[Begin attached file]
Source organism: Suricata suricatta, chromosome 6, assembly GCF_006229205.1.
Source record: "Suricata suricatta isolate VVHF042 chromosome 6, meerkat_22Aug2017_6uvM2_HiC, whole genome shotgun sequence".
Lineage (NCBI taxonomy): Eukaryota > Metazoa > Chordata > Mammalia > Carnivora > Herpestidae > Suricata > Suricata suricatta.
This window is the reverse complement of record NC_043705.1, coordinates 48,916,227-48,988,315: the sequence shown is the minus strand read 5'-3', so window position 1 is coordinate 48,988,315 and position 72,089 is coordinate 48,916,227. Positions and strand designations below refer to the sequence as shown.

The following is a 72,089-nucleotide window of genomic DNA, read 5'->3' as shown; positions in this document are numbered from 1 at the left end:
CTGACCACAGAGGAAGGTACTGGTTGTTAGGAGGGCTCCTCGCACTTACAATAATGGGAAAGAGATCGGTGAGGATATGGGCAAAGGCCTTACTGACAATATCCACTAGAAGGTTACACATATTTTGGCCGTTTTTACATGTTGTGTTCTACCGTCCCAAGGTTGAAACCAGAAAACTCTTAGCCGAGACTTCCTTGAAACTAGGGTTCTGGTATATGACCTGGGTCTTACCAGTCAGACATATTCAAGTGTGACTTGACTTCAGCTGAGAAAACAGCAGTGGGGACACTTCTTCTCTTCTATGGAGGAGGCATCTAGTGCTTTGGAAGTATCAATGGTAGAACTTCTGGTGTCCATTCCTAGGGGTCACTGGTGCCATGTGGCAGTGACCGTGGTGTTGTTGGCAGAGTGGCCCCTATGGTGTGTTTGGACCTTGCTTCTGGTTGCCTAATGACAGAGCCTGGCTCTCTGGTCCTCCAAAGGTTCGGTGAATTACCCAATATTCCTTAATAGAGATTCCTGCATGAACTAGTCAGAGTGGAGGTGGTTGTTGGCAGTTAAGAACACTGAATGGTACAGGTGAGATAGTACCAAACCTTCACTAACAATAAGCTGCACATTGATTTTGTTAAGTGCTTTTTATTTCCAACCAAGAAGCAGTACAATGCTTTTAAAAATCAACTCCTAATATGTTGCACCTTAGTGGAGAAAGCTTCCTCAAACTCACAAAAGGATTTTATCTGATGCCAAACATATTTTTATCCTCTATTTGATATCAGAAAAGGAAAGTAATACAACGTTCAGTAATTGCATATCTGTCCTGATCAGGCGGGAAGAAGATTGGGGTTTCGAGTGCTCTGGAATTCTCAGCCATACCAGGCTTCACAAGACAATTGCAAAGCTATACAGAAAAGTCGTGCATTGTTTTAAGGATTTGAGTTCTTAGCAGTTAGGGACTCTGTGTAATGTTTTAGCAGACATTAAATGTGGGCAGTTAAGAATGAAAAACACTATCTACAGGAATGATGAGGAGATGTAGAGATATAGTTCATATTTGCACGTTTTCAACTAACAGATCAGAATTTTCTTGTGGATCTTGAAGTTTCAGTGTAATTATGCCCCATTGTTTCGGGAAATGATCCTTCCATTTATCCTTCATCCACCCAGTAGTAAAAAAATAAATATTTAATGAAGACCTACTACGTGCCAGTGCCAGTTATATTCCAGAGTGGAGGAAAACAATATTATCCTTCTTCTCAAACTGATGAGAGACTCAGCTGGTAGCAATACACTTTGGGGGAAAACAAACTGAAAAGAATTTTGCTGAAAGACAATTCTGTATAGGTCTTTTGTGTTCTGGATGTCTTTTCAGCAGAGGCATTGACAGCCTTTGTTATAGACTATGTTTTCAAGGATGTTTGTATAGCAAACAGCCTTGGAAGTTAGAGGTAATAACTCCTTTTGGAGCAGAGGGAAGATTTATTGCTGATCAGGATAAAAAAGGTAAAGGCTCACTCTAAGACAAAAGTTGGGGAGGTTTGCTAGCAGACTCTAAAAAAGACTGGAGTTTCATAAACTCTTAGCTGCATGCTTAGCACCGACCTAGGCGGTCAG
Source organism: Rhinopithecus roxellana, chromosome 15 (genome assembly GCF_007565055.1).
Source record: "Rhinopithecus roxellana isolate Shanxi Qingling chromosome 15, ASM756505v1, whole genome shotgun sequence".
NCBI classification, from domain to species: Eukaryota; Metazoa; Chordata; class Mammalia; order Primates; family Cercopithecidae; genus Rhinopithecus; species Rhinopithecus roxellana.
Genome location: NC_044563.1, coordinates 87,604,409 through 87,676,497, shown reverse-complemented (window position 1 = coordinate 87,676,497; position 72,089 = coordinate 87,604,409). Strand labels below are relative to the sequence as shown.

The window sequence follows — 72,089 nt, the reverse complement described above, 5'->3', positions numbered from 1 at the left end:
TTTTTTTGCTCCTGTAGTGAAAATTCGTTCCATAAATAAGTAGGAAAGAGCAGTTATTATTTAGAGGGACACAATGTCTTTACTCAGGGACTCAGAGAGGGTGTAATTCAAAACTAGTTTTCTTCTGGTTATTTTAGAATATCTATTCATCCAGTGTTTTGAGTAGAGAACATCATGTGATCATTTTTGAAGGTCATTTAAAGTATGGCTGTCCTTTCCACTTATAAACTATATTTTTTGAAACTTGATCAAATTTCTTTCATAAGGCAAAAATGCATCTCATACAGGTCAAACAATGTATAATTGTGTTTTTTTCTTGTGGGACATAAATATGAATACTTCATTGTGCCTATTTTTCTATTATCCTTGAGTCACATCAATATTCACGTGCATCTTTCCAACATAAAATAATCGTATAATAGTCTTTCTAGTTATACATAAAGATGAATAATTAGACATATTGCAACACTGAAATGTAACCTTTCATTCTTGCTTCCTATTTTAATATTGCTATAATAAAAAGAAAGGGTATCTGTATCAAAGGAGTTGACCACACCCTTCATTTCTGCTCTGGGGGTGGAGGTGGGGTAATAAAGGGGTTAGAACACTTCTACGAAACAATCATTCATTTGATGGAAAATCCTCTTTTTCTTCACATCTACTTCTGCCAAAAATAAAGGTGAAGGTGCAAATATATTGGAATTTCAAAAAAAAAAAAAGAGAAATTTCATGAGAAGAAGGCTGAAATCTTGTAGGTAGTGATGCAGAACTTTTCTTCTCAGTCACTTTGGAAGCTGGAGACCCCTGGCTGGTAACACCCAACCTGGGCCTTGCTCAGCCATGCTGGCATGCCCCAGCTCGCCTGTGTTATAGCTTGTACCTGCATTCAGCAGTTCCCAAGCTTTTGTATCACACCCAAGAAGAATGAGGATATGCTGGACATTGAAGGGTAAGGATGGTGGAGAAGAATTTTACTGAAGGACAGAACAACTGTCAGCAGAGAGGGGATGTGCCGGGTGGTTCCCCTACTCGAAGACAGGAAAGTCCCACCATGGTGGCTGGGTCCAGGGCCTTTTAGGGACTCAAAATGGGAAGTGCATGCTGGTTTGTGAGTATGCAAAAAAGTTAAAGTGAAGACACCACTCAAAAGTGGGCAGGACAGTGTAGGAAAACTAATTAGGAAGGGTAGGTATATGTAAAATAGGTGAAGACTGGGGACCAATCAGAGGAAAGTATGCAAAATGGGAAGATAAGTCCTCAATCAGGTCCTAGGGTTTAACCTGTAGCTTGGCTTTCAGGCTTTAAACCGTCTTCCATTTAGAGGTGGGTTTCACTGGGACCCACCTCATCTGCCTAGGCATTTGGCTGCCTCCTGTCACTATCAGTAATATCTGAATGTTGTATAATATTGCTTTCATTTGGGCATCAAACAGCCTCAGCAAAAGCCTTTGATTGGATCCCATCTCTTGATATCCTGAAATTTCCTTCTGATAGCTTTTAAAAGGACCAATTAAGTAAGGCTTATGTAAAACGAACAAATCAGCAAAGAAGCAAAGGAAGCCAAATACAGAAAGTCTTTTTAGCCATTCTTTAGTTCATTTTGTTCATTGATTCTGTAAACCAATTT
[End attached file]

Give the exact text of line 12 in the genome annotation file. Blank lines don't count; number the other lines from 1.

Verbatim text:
TTTTTTTGCTCCTGTAGTGAAAATTCGTTCCATAAATAAGTAGGAAAGAGCAGTTATTATTTAGAGGGACACAATGTCTTTACTCAGGGACTCAGAGAGGGTGTAATTCAAAACTAGTTTTCTTCTGGTTATTTTAGAATATCTATTCATCCAGTGTTTTGAGTAGAGAACATCATGTGATCATTTTTGAAGGTCATTTAAAGTATGGCTGTCCTTTCCACTTATAAACTATATTTTTTGAAACTTGATCAAATTTCTTTCATAAGGCAAAAATGCATCTCATACAGGTCAAACAATGTATAATTGTGTTTTTTTCTTGTGGGACATAAATATGAATACTTCATTGTGCCTATTTTTCTATTATCCTTGAGTCACATCAATATTCACGTGCATCTTTCCAACATAAAATAATCGTATAATAGTCTTTCTAGTTATACATAAAGATGAATAATTAGACATATTGCAACACTGAAATGTAACCTTTCATTCTTGCTTCCTATTTTAATATTGCTATAATAAAAAGAAAGGGTATCTGTATCAAAGGAGTTGACCACACCCTTCATTTCTGCTCTGGGGGTGGAGGTGGGGTAATAAAGGGGTTAGAACACTTCTACGAAACAATCATTCATTTGATGGAAAATCCTCTTTTTCTTCACATCTACTTCTGCCAAAAATAAAGGTGAAGGTGCAAATATATTGGAATTTCAAAAAAAAAAAAAGAGAAATTTCATGAGAAGAAGGCTGAAATCTTGTAGGTAGTGATGCAGAACTTTTCTTCTCAGTCACTTTGGAAGCTGGAGACCCCTGGCTGGTAACACCCAACCTGGGCCTTGCTCAGCCATGCTGGCATGCCCCAGCTCGCCTGTGTTATAGCTTGTACCTGCATTCAGCAGTTCCCAAGCTTTTGTATCACACCCAAGAAGAATGAGGATATGCTGGACATTGAAGGGTAAGGATGGTGGAGAAGAATTTTACTGAAGGACAGAACAACTGTCAGCAGAGAGGGGATGTGCCGGGTGGTTCCCCTACTCGAAGACAGGAAAGTCCCACCATGGTGGCTGGGTCCAGGGCCTTTTAGGGACTCAAAATGGGAAGTGCATGCTGGTTTGTGAGTATGCAAAAAAGTTAAAGTGAAGACACCACTCAAAAGTGGGCAGGACAGTGTAGGAAAACTAATTAGGAAGGGTAGGTATATGTAAAATAGGTGAAGACTGGGGACCAATCAGAGGAAAGTATGCAAAATGGGAAGATAAGTCCTCAATCAGGTCCTAGGGTTTAACCTGTAGCTTGGCTTTCAGGCTTTAAACCGTCTTCCATTTAGAGGTGGGTTTCACTGGGACCCACCTCATCTGCCTAGGCATTTGGCTGCCTCCTGTCACTATCAGTAATATCTGAATGTTGTATAATATTGCTTTCATTTGGGCATCAAACAGCCTCAGCAAAAGCCTTTGATTGGATCCCATCTCTTGATATCCTGAAATTTCCTTCTGATAGCTTTTAAAAGGACCAATTAAGTAAGGCTTATGTAAAACGAACAAATCAGCAAAGAAGCAAAGGAAGCCAAATACAGAAAGTCTTTTTAGCCATTCTTTAGTTCATTTTGTTCATTGATTCTGTAAACCAATTT